Last Friday, a Sikh man in Washington was shot in the arm after being told, “Go back to your country” by the gunman. Police are investigating the shooting as a hate crime.
“We’re early on in our investigation and the shot resulted in non life-threatening injuries, however we are treating this as a very serious incident,” Kent police Chief Ken Thomas. “To think that this could happen in our community was very surprising and extremely disappointing,” Thomas said.
Seattle-area Sikh community leader Jasmit Singh was also disappointed, saying, “It was very disheartening to see the news that somebody was actually a victim of a hate crime in a city that we have never felt that before.”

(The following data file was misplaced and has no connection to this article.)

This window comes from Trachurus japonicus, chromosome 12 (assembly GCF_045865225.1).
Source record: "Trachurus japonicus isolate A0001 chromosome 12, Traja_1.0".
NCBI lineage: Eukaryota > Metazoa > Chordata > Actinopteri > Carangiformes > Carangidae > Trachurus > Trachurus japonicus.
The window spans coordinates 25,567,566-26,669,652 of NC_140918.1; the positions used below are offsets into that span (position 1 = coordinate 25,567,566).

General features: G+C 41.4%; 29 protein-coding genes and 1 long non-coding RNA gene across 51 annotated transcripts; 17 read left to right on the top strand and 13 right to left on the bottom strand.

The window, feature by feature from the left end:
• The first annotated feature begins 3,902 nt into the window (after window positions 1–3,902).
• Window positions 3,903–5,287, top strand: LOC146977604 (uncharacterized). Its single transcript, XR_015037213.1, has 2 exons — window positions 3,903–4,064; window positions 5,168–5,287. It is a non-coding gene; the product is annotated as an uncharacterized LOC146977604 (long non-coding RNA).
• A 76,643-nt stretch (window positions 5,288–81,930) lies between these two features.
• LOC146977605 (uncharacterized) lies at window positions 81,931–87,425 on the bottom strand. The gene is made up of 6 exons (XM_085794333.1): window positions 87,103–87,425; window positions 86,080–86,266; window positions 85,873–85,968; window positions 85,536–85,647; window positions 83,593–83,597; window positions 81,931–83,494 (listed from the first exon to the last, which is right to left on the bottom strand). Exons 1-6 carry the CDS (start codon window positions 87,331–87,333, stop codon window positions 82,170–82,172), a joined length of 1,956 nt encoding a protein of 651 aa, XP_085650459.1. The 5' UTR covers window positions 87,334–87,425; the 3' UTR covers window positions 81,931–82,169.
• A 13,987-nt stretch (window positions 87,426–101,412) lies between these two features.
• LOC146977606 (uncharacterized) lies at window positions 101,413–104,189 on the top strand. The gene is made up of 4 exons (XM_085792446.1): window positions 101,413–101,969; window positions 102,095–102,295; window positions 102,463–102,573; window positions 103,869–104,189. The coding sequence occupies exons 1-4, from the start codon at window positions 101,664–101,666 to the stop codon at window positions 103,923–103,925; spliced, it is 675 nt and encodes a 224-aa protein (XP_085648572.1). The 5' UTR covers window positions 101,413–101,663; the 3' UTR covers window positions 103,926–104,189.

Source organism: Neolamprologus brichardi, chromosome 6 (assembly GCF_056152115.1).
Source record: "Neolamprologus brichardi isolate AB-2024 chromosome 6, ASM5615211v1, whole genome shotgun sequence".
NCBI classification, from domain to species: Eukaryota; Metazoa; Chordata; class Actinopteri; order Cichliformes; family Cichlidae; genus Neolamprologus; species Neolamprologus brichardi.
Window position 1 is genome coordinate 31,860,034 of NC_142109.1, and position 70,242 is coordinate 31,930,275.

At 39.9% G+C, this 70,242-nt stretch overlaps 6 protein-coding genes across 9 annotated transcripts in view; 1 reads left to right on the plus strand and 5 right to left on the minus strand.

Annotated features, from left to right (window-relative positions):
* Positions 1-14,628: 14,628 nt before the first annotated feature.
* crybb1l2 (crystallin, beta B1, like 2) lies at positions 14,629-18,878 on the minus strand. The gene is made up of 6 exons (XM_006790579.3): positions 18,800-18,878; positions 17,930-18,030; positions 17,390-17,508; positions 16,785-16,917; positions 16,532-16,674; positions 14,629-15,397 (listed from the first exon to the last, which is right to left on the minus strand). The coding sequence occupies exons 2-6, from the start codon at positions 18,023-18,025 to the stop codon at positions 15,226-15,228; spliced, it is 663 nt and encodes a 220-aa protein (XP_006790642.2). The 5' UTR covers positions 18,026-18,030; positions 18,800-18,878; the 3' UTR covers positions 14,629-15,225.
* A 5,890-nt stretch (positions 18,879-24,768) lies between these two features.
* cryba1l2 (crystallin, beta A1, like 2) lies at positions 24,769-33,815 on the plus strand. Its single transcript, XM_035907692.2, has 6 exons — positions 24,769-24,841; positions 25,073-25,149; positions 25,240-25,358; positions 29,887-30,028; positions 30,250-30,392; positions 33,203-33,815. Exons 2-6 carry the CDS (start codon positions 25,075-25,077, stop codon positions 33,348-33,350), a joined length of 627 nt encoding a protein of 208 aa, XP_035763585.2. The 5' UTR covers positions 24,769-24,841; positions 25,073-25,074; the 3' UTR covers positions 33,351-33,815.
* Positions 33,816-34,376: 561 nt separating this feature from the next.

Hate crimes against Sikhs have risen since 9/11; because of their turbans and long beards they are often mistaken for Muslims. The Sikh religion has more than 25 million followers worldwide, yet a 2015 survey found that 60% of Americans know nothing about them.
Singh has condemned the White House’s silence on the attack, saying that it needs to speak out against racism and bigotry.
“Investigating this as an anti-Sikh hate crime is critical, because without our government agencies recognizing hatred for what it is, we can’t combat the problem,” Singh said. “In the past — in Bush, Obama time — there was swift action and communication saying that this is unacceptable. We aren’t seeing any response from this administration.”
In a statement, the Sikh Coalition spokesman Rajdeep Singh said, “While we appreciate the efforts of state and local officials to respond to attacks like this, we need our national leaders to make hate crime prevention a top priority,” he said. “Tone matters in our political discourse, because this a matter of life or death for millions of Americans who are worried about losing loved ones to hate.”